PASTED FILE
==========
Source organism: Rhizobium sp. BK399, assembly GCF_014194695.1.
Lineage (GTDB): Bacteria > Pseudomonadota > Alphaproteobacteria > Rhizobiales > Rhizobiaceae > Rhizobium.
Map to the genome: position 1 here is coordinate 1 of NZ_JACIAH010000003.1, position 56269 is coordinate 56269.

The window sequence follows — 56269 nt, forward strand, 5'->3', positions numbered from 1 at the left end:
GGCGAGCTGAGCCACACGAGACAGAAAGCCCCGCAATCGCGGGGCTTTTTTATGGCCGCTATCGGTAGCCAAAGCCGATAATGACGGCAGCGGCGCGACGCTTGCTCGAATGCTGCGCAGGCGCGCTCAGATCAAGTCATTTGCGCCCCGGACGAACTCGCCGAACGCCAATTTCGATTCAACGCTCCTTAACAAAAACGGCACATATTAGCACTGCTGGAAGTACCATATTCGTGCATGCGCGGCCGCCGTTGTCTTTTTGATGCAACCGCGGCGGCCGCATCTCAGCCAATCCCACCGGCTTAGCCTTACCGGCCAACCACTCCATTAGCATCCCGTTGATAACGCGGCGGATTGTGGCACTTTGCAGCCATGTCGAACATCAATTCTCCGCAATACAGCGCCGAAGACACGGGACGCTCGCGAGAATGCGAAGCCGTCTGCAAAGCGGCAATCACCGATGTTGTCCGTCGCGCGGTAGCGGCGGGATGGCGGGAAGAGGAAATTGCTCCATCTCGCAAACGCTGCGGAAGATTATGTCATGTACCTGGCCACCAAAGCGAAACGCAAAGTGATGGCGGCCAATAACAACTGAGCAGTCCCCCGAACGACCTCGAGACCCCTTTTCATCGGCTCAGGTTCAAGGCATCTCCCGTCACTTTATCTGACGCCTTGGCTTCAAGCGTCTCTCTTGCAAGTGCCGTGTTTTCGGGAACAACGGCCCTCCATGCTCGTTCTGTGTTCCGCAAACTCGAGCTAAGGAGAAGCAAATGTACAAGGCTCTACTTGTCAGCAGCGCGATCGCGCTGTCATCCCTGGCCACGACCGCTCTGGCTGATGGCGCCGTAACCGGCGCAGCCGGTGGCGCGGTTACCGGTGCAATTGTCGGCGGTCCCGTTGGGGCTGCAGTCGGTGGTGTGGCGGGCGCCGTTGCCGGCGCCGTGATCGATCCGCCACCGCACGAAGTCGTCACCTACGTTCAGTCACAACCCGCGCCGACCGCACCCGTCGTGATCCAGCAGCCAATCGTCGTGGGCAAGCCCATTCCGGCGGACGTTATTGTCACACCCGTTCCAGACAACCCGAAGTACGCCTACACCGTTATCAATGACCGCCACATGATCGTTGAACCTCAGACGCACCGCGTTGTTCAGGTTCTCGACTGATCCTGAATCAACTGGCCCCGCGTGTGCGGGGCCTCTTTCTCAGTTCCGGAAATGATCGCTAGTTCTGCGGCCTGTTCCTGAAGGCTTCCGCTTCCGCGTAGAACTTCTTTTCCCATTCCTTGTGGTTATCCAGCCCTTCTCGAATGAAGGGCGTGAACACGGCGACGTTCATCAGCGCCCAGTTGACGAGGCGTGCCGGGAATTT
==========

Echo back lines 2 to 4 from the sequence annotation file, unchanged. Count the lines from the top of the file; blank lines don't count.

Lineage (GTDB): Bacteria > Pseudomonadota > Alphaproteobacteria > Rhizobiales > Rhizobiaceae > Rhizobium.
Map to the genome: position 1 here is coordinate 1 of NZ_JACIAH010000003.1, position 56269 is coordinate 56269.

The window sequence follows — 56269 nt, forward strand, 5'->3', positions numbered from 1 at the left end: